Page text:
Road trip to Malacca!! The last time I stepped into Malacca (dubbed as the ‘Historical State” in Malaysia) was probably a good 9 years ago. Coming back to this town brought back a lot of fond memories, especially of the food and the adventure! The photo above is part of a row of shops – the designs of it reminds me of the shophouses in the town where I grew up. Since it was scalding hot walking under the sun, it was good to be able to feel some breeze while walking along the stretch of corridor.
One-day trip to Malacca. What should we do? Makan of course!
Very near to where the first stop for makan is a Dutch-influenced town area.
The red coloured buildings in the photo in the middle are called the stadhuys, built in the 17th century. Right in the middle of the square is a beautiful fountain surrounded by tourists. After some photo-taking, it’s time to get back to the main mission of us visiting this state: food. The only thing we’ll have to do is to cross the bridge just above the Malacca River.
Just across the bridge, we can see Jonker Walk, famous for its antique shops and the bountiful of delicious foods! Since it was still the holiday season, there were many people in this street.
I know, it didn’t look like the street was filled with people in the photo. Feeling very hungry, with our stomaches deprived of food and growling (it was 2.30pm by the time we got through the traffic and found parking! Not to mention the confusing parking tickets that we had to scratch using a coin).
So, here it is, our first stop and what I’ve been craving for for the past few days – Chicken Rice served with rice balls! Apparently, this is the most famous restaurant in Jonker Walk.
And we know why the street looked empty! It’s almost like everyone’s queue-ing up to eat here!
Since it’s supposed to be the best in town, we queue-ed up for about 5 minutes under the hot sun. The thought of take-away did come up in my mind, but there was a sign which said, “Take-aways are Sold Out”. Oh, okay, queue-ing up it is then; which was another 10-15 mins amongst the jam-packed crowd full of hungry people. We finally got a table for us, and managed to jump the queue just because we were a small group (whew~!).
Of course, nobody leaves the restaurant without first having ordered and eaten the chicken with rice balls. When I was peering into the kitchen while in the queue, I was thinking to myself why there were so many fishballs in the restaurant. Isn’t it a chicken rice shop? Later then did I realise and remember that they’re actually rice balls! Maybe I was just too hungry – the smell of the chicken, sesame oil, and assam fish didn’t help either. We didn’t order the assam fish, but it smelled soOooo good! My friends and I had some of the rice, the chicken and some herbal tea. We had about 4 rice balls each with half a chicken. The dish of vegetables cost us RM1 per person. The total came up to about RM7 per person. I think it’s a tad too expensive, but hey, it’s a tourist area, and they’re famous, so, I can’t complain. We left the restaurant in search of more food.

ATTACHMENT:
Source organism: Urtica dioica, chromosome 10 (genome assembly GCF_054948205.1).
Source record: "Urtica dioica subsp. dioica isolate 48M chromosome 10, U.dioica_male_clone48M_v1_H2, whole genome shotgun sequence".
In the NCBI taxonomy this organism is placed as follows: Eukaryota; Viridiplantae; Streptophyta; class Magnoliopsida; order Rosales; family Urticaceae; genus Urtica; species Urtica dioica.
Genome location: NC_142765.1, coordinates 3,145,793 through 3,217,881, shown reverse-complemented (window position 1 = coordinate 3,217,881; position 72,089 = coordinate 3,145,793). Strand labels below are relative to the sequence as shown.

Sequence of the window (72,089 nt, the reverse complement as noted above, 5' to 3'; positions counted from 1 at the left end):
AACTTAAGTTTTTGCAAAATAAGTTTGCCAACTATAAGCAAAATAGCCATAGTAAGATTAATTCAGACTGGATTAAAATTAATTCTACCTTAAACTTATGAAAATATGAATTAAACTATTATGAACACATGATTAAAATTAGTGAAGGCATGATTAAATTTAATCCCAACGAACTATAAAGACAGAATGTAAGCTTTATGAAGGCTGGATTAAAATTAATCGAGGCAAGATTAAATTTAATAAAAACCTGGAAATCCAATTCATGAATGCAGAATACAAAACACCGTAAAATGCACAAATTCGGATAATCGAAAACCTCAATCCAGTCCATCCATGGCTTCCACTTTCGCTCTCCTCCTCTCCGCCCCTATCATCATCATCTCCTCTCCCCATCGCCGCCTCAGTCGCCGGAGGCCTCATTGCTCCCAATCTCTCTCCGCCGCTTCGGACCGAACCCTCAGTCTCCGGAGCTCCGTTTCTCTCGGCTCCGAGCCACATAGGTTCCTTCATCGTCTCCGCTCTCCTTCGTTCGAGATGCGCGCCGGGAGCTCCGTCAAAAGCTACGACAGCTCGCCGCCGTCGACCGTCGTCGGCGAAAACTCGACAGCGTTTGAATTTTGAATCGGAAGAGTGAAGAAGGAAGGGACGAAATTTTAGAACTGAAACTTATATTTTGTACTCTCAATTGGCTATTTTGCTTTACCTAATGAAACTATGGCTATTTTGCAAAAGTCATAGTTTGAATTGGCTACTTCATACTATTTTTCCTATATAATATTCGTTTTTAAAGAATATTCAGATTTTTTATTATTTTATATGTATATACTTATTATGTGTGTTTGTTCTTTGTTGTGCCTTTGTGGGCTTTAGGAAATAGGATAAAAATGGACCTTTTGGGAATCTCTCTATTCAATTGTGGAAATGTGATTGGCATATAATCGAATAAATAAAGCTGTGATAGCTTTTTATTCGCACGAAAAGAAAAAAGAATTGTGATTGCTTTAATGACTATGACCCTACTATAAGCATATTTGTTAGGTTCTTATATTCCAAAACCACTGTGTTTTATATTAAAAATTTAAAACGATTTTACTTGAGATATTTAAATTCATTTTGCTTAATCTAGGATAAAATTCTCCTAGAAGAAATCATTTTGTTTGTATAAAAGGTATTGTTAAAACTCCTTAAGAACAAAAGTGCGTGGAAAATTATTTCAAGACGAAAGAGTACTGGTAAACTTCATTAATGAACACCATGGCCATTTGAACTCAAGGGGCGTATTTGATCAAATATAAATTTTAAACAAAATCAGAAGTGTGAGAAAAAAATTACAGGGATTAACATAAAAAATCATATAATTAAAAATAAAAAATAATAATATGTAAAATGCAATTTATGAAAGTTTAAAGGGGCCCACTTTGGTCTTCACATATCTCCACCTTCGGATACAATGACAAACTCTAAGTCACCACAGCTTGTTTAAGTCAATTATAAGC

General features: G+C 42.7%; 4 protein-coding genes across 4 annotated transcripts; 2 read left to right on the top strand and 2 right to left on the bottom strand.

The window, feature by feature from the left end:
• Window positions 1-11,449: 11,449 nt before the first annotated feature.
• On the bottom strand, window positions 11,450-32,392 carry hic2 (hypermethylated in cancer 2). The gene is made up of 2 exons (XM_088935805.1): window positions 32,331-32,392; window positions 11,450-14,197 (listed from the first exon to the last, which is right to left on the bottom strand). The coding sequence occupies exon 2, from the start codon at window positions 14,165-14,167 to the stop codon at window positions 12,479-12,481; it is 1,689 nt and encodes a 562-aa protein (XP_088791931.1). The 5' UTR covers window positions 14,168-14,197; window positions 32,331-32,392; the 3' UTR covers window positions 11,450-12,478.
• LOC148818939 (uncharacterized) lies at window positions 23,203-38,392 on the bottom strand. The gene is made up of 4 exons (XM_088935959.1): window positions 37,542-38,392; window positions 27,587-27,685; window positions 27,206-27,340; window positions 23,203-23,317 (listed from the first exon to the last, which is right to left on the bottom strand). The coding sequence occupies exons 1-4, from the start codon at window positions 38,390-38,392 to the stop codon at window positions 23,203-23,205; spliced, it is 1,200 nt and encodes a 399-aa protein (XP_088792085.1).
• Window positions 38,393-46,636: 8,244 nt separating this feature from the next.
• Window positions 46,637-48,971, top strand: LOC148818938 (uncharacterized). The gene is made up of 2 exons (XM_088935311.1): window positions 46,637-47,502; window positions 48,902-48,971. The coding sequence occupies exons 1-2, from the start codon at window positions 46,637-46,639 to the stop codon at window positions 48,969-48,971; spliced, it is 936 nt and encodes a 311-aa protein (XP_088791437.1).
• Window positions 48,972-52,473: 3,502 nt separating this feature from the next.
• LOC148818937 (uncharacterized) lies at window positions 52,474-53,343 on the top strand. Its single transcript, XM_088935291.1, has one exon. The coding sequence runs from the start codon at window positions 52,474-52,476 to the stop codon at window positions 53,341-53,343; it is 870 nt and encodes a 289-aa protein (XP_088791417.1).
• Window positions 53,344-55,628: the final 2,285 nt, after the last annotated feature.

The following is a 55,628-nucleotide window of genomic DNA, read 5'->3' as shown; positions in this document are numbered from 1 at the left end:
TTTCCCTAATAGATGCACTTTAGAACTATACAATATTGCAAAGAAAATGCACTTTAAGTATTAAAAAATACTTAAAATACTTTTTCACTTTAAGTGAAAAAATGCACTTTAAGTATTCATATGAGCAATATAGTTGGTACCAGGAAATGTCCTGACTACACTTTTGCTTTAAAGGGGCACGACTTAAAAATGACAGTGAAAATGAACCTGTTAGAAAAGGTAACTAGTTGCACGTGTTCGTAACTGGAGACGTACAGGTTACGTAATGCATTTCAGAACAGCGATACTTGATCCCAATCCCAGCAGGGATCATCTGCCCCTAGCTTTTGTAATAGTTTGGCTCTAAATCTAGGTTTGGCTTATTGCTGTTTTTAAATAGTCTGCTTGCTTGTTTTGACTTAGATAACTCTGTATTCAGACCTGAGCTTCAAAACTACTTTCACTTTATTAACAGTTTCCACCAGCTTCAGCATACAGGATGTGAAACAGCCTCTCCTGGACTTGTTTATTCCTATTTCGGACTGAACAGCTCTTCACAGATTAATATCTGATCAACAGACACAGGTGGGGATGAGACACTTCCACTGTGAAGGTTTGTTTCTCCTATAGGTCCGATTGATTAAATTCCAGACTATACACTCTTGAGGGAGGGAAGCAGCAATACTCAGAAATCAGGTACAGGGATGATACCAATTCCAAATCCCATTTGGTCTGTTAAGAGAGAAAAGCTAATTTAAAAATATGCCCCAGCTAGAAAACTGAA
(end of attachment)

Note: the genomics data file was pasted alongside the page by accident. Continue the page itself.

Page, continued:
The only problem was the long queue! Was it worth it? The answer is, yes! Probably applied to everyone else queue-ing up at Jonker88. Ha ha…
We ordered the Nyonya Assam Laksa and two types of ice-kacang: Mango Ice Kacang and Sea Coconut Ice Kacang (we had to queue up on two different lines to get these). Hardly able to wait any longer, we digged into the ice kacangs first (we totally deserved it after standing for so long outside in the hot sun!). It was lovely and we devoured it all within minutes. Yum yum…~ As for the assam laksa, it was spicy and a coupld of us actually choked on it (especially on the first sip). It was nicely balanced on its spiciness, sweetness and sourness. I liked it. I was to engrossed in eating it that the only differences I noticed (comparing to the Penang Laksa that I’ve tried) were that this didn’t have the shredded pineapples nor visible mint leaves (there was some kind of chopped up green leaves added into the bowl), although I did taste the shrimp paste in the broth (but it wasn’t strong). Interesting also, is that there was an egg! We were also offered the deep fried bean curd sheet with fish filling (it did cost us RM0.50 extra for it). Anyhow, it was all yummy! So yummy that we’ve decided to go on another round of ice-kacang. We wanted to get what everybody else, especially the what the grandma on the next table was having – Baba Chendol.